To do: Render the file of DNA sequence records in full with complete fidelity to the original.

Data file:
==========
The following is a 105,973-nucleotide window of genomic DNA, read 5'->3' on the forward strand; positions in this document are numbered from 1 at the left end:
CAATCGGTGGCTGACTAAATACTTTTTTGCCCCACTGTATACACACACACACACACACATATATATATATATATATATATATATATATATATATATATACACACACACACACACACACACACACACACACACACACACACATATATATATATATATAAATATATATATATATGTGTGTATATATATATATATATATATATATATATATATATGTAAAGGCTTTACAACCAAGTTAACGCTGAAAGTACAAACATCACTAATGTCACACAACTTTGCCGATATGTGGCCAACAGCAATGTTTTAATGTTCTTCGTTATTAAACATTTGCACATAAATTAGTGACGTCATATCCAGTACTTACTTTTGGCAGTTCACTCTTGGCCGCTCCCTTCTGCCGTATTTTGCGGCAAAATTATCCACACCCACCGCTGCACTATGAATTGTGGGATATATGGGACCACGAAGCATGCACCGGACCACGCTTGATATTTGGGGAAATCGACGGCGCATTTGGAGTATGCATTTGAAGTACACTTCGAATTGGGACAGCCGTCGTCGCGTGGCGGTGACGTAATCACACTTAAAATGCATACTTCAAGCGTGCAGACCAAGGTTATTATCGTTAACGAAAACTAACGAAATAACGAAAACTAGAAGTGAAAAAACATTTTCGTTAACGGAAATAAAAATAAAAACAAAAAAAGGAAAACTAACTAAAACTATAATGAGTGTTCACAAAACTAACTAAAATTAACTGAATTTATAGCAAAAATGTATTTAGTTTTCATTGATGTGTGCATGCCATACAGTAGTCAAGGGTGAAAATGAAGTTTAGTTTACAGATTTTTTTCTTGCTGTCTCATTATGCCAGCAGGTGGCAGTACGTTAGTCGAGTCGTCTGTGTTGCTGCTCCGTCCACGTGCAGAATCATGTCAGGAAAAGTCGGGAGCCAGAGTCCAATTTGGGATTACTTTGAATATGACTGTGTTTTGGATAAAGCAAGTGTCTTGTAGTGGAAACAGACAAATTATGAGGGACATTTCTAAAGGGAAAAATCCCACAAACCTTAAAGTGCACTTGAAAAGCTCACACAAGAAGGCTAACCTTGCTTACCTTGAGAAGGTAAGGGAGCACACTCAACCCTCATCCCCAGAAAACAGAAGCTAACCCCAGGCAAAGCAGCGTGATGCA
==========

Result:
The following is a 105,973-nucleotide window of genomic DNA, read 5'->3' on the forward strand; positions in this document are numbered from 1 at the left end:
CAATCGGTGGCTGACTAAATACTTTTTTGCCCCACTGTATACACACACACACACACACATATATATATATATATATATATATATATATATATATATATACACACACACACACACACACACACACACACACACACACACACATATATATATATATATAAATATATATATATATGTGTGTATATATATATATATATATATATATATATATATATGTAAAGGCTTTACAACCAAGTTAACGCTGAAAGTACAAACATCACTAATGTCACACAACTTTGCCGATATGTGGCCAACAGCAATGTTTTAATGTTCTTCGTTATTAAACATTTGCACATAAATTAGTGACGTCATATCCAGTACTTACTTTTGGCAGTTCACTCTTGGCCGCTCCCTTCTGCCGTATTTTGCGGCAAAATTATCCACACCCACCGCTGCACTATGAATTGTGGGATATATGGGACCACGAAGCATGCACCGGACCACGCTTGATATTTGGGGAAATCGACGGCGCATTTGGAGTATGCATTTGAAGTACACTTCGAATTGGGACAGCCGTCGTCGCGTGGCGGTGACGTAATCACACTTAAAATGCATACTTCAAGCGTGCAGACCAAGGTTATTATCGTTAACGAAAACTAACGAAATAACGAAAACTAGAAGTGAAAAAACATTTTCGTTAACGGAAATAAAAATAAAAACAAAAAAAGGAAAACTAACTAAAACTATAATGAGTGTTCACAAAACTAACTAAAATTAACTGAATTTATAGCAAAAATGTATTTAGTTTTCATTGATGTGTGCATGCCATACAGTAGTCAAGGGTGAAAATGAAGTTTAGTTTACAGATTTTTTTCTTGCTGTCTCATTATGCCAGCAGGTGGCAGTACGTTAGTCGAGTCGTCTGTGTTGCTGCTCCGTCCACGTGCAGAATCATGTCAGGAAAAGTCGGGAGCCAGAGTCCAATTTGGGATTACTTTGAATATGACTGTGTTTTGGATAAAGCAAGTGTCTTGTAGTGGAAACAGACAAATTATGAGGGACATTTCTAAAGGGAAAAATCCCACAAACCTTAAAGTGCACTTGAAAAGCTCACACAAGAAGGCTAACCTTGCTTACCTTGAGAAGGTAAGGGAGCACACTCAACCCTCATCCCCAGAAAACAGAAGCTAACCCCAGGCAAAGCAGCGTGATGCA